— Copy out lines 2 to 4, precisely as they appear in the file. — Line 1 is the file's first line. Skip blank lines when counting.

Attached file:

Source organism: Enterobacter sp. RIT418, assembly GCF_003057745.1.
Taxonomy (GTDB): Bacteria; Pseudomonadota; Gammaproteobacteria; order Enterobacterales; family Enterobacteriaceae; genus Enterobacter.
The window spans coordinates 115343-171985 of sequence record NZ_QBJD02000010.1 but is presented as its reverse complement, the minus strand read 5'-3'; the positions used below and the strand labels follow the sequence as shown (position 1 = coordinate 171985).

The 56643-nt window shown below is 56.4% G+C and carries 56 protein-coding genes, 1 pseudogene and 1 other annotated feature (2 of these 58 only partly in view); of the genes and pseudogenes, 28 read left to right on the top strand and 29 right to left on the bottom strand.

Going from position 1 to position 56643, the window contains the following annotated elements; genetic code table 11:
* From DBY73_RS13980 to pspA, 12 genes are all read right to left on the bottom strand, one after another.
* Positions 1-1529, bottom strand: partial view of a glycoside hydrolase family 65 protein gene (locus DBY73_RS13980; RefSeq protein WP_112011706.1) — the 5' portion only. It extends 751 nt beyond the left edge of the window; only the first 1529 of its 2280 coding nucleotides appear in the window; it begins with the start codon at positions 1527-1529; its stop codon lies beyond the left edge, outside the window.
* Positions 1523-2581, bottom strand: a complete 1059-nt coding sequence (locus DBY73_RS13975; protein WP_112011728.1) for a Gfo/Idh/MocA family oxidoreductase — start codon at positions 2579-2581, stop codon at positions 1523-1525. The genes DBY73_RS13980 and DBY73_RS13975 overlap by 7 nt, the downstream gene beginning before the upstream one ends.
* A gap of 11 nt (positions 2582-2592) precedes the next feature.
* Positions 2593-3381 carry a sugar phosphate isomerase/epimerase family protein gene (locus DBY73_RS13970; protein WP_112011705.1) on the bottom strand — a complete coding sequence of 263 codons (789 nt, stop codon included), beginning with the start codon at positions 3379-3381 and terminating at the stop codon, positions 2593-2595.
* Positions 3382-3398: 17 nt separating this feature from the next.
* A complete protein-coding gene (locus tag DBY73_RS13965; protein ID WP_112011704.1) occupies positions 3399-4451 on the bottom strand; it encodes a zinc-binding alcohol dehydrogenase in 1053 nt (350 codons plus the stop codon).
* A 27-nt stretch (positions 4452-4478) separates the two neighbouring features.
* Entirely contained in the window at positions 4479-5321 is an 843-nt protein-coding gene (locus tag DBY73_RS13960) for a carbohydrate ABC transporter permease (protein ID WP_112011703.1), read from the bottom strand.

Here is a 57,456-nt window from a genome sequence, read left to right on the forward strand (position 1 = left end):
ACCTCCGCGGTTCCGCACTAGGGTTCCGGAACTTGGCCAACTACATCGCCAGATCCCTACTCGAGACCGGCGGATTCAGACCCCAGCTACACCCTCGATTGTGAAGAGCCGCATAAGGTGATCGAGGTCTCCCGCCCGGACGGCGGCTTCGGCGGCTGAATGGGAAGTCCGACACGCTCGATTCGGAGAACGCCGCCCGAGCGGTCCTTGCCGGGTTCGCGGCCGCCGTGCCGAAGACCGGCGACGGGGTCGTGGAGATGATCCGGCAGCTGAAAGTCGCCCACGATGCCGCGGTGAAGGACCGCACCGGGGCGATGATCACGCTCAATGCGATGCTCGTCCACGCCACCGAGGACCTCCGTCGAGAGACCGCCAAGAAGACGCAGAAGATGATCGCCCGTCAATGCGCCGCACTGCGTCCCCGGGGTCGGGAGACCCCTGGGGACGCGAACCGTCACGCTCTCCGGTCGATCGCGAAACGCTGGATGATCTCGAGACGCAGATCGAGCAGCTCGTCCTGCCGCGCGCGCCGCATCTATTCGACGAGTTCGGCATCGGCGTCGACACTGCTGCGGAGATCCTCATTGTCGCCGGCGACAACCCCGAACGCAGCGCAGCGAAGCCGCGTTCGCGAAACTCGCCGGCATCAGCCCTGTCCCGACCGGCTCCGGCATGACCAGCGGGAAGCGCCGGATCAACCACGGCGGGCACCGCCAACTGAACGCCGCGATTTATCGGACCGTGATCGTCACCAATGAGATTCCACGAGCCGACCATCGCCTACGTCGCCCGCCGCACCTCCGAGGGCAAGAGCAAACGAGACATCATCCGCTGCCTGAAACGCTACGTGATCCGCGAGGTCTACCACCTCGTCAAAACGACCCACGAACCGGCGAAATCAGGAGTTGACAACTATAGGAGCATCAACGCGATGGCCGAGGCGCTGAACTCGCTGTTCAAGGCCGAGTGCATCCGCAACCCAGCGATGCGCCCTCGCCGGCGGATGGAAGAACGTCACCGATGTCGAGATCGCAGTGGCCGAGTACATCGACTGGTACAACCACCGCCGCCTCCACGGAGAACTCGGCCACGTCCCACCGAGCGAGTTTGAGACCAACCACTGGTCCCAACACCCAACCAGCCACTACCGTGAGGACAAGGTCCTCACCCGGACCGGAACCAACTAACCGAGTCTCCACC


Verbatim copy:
Taxonomy (GTDB): Bacteria; Pseudomonadota; Gammaproteobacteria; order Enterobacterales; family Enterobacteriaceae; genus Enterobacter.
The window spans coordinates 115343-171985 of sequence record NZ_QBJD02000010.1 but is presented as its reverse complement, the minus strand read 5'-3'; the positions used below and the strand labels follow the sequence as shown (position 1 = coordinate 171985).

The 56643-nt window shown below is 56.4% G+C and carries 56 protein-coding genes, 1 pseudogene and 1 other annotated feature (2 of these 58 only partly in view); of the genes and pseudogenes, 28 read left to right on the top strand and 29 right to left on the bottom strand.